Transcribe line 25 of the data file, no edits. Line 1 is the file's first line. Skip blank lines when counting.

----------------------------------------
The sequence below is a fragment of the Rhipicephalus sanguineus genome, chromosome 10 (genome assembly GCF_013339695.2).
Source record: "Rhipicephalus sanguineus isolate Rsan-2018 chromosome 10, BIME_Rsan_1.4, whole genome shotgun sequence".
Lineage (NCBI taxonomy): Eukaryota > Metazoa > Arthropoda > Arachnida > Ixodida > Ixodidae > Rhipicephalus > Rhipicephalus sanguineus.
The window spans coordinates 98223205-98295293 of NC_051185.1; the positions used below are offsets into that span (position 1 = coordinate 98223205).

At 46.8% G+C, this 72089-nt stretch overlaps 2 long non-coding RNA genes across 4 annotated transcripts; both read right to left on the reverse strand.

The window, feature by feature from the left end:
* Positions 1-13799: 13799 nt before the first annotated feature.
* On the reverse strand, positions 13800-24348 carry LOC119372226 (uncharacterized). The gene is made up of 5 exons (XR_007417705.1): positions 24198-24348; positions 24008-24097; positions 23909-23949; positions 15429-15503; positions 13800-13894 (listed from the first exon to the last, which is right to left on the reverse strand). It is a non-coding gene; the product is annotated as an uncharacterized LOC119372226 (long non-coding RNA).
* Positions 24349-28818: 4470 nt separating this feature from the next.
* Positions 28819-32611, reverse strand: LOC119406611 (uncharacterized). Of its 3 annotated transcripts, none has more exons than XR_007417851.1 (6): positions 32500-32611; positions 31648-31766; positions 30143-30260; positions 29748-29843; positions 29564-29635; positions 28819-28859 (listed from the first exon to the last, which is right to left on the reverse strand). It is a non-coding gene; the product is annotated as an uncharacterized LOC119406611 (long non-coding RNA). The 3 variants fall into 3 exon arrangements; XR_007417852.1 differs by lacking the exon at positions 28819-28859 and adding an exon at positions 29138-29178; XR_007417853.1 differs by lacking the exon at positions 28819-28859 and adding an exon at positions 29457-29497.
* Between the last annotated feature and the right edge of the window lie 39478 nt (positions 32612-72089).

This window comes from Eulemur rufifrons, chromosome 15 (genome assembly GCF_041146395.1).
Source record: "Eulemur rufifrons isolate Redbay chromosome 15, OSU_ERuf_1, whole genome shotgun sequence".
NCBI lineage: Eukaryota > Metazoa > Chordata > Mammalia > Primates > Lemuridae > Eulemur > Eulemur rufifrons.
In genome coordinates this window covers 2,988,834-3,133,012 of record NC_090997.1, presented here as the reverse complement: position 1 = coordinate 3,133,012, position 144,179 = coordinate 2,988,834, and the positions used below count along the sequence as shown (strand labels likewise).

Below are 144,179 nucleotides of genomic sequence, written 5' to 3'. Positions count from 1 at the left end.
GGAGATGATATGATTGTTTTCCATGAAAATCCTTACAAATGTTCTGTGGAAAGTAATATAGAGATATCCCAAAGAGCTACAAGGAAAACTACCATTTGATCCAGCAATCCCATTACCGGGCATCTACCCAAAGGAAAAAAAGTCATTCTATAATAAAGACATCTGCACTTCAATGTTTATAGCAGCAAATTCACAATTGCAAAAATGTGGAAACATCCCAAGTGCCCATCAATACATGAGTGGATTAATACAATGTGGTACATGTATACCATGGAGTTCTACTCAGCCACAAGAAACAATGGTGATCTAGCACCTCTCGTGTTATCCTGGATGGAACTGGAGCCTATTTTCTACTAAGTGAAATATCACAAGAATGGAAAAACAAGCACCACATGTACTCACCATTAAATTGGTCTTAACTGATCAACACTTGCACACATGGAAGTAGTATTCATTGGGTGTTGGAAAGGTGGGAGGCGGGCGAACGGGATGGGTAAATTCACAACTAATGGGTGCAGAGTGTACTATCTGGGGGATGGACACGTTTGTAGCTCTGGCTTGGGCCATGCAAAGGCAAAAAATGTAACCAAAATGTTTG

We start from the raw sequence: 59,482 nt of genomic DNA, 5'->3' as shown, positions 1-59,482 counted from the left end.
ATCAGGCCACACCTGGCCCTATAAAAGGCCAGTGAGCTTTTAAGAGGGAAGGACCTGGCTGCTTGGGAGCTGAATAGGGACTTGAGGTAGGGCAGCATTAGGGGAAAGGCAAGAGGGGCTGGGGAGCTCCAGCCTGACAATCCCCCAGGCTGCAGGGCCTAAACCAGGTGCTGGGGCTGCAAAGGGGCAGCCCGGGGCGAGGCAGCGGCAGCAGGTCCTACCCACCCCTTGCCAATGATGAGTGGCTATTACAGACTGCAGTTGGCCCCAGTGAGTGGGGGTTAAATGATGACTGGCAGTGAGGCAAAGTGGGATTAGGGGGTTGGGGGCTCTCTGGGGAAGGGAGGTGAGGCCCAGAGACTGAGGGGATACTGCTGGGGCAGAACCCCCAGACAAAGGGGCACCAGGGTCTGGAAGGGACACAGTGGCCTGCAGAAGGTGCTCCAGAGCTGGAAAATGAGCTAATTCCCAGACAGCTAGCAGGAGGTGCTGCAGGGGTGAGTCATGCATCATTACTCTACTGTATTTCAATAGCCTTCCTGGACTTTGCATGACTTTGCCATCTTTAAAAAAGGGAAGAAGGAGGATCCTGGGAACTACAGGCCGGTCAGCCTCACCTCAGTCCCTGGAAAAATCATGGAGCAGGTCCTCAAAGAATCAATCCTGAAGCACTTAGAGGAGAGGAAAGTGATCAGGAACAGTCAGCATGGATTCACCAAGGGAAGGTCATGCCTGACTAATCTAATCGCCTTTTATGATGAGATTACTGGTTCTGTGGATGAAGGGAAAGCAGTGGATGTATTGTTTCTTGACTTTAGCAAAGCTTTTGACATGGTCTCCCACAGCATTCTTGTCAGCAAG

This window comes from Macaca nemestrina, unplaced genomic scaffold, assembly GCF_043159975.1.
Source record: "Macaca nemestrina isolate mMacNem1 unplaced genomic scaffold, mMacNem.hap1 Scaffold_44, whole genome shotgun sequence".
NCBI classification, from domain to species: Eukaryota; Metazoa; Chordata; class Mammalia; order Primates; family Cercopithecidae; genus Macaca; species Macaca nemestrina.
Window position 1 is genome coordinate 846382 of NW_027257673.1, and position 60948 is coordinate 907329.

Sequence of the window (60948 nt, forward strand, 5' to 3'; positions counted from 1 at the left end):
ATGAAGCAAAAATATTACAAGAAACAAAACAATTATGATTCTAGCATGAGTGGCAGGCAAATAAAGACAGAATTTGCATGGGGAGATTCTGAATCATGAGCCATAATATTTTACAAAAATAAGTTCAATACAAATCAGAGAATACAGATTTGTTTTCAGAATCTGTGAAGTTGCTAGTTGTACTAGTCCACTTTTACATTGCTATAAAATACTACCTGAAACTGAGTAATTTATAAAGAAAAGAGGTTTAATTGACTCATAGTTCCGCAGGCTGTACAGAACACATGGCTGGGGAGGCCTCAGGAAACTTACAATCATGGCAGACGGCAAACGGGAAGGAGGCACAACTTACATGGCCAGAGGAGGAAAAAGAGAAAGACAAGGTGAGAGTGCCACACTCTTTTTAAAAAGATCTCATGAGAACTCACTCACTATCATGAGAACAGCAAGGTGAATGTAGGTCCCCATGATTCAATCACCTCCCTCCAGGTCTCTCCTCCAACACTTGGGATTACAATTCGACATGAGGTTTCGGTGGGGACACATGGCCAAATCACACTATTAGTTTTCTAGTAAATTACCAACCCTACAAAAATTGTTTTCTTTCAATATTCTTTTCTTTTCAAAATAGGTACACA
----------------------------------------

ATGAAGCAAAAATATTACAAGAAACAAAACAATTATGATTCTAGCATGAGTGGCAGGCAAATAAAGACAGAATTTGCATGGGGAGATTCTGAATCATGAGCCATAATATTTTACAAAAATAAGTTCAATACAAATCAGAGAATACAGATTTGTTTTCAGAATCTGTGAAGTTGCTAGTTGTACTAGTCCACTTTTACATTGCTATAAAATACTACCTGAAACTGAGTAATTTATAAAGAAAAGAGGTTTAATTGACTCATAGTTCCGCAGGCTGTACAGAACACATGGCTGGGGAGGCCTCAGGAAACTTACAATCATGGCAGACGGCAAACGGGAAGGAGGCACAACTTACATGGCCAGAGGAGGAAAAAGAGAAAGACAAGGTGAGAGTGCCACACTCTTTTTAAAAAGATCTCATGAGAACTCACTCACTATCATGAGAACAGCAAGGTGAATGTAGGTCCCCATGATTCAATCACCTCCCTCCAGGTCTCTCCTCCAACACTTGGGATTACAATTCGACATGAGGTTTCGGTGGGGACACATGGCCAAATCACACTATTAGTTTTCTAGTAAATTACCAACCCTACAAAAATTGTTTTCTTTCAATATTCTTTTCTTTTCAAAATAGGTACACA